Question about sending a coin out to be graded?

Dr Plugs

Jr. Member
May 30, 2023
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Hi all, about a month ago or so I posted a 1804 draped bust dime I was lucky enough to swing the detector over.

Given how scarce this coin is I want to send it away to be graded, but not sure how to go about doing this. For any of you that have sent coins away to be graded, where is the best place? How do you package the coin for mailing? I really want to send it away but am just scared something mite happen to it in the mail.

I'm guessing the addresses are discrete, I don't know how it would work to put a coin graders name on it then insure it for whatever I feel is fair, then hand it to someone at the post office, it would obviously be known what's inside and general value. Maybe I'm thinking too much into it, but this may be my best coin ever and I just want this process to be safe and secure, thanks.
 

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Your coin looks very nice for a detector find. By sending it in, you run the risk of it coming back ungraded, but in a holder that says “genuine, environmental damage”. It still might be worth doing due to the rarity. I only buy graded coins, but yours is nice enough and rare enough I think it would sell in a holder ungraded. As far as shipping coins, I have bought several thousand dollars worth of coins. All shipped through USPS. I’ve never lost one or had a problem. You can always send it registered if you’re worried. No one dares mess with registered mail.
 

Hi all, about a month ago or so I posted a 1804 draped bust dime I was lucky enough to swing the detector over.

Given how scarce this coin is I want to send it away to be graded, but not sure how to go about doing this. For any of you that have sent coins away to be graded, where is the best place? How do you package the coin for mailing? I really want to send it away but am just scared something mite happen to it in the mail.

I'm guessing the addresses are discrete, I don't know how it would work to put a coin graders name on it then insure it for whatever I feel is fair, then hand it to someone at the post office, it would obviously be known what's inside and general value. Maybe I'm thinking too much into it, but this may be my best coin ever and I just want this process to be safe and secure, thanks.
First of all I was in the same position as you are, so based from personal experience, here is what to do AND what I did. First of all, in a nutshell, it will be safe to ship it thru the post office. I sent my first coins in for grading & certification to ANACS. It is very easy to do. Just click on the link and all you need to know about doing this is on their website. It is one of the most reputable coin graders around and anybody to send a coin in. Nothing to join, just do it. I used ANACS and ICG and was completely satisfied.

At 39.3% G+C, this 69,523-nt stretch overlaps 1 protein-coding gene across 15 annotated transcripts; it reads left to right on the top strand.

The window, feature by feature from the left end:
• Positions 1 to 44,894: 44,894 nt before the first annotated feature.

Your coin looks very nice for a detector find. By sending it in, you run the risk of it coming back ungraded, but in a holder that says “genuine, environmental damage”. It still might be worth doing due to the rarity. I only buy graded coins, but yours is nice enough and rare enough I think it would sell in a holder ungraded. As far as shipping coins, I have bought several thousand dollars worth of coins. All shipped through USPS. I’ve never lost one or had a problem. You can always send it registered if you’re worried. No one dares mess with registered mail.
I'm definitely new to all of this, why would they not grade it?
 

I'm definitely new to all of this, why would they not grade it?
If the grading company determines that the coin has been damaged, cleaned, altered, something like that, they will slab it but not give it a numerical grade. They may something like genuine G details cleaned.
 

Another way of sending it in is if you have a friendly dealer that you use frequently, they may let you send it with their next shipment and you just pay them the fee, which will likely be lower than if you sent it in yourself.
I agree that it will likely come back as "not gradable" due to environmental damage. It depends on if there are any light (or not) scratches that indicated it has been buried. You should still get a details grade (G, VG, etc. without a number) and a genuine indicator, which still means a lot.

Scott
 

Another way of sending it in is if you have a friendly dealer that you use frequently, they may let you send it with their next shipment and you just pay them the fee, which will likely be lower than if you sent it in yourself.
I agree that it will likely come back as "not gradable" due to environmental damage. It depends on if there are any light (or not) scratches that indicated it has been buried. You should still get a details grade (G, VG, etc. without a number) and a genuine indicator, which still means a lot.